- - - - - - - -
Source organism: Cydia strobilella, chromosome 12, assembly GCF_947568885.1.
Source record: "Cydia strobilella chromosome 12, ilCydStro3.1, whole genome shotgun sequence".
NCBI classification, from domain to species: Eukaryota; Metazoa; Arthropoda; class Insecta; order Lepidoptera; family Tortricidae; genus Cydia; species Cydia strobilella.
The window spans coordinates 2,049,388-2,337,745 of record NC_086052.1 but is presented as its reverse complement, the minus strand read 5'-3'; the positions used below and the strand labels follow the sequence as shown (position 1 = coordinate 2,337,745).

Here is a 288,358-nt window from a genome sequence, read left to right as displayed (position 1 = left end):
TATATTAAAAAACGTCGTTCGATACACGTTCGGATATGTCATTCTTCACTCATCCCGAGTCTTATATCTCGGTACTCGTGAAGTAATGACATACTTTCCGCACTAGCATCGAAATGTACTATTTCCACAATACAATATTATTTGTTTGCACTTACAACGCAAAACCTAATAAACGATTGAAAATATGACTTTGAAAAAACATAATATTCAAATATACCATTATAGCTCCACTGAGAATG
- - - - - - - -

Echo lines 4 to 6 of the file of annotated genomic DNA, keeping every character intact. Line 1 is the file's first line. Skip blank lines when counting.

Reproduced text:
The window spans coordinates 2,049,388-2,337,745 of record NC_086052.1 but is presented as its reverse complement, the minus strand read 5'-3'; the positions used below and the strand labels follow the sequence as shown (position 1 = coordinate 2,337,745).

Here is a 288,358-nt window from a genome sequence, read left to right as displayed (position 1 = left end):
TATATTAAAAAACGTCGTTCGATACACGTTCGGATATGTCATTCTTCACTCATCCCGAGTCTTATATCTCGGTACTCGTGAAGTAATGACATACTTTCCGCACTAGCATCGAAATGTACTATTTCCACAATACAATATTATTTGTTTGCACTTACAACGCAAAACCTAATAAACGATTGAAAATATGACTTTGAAAAAACATAATATTCAAATATACCATTATAGCTCCACTGAGAATG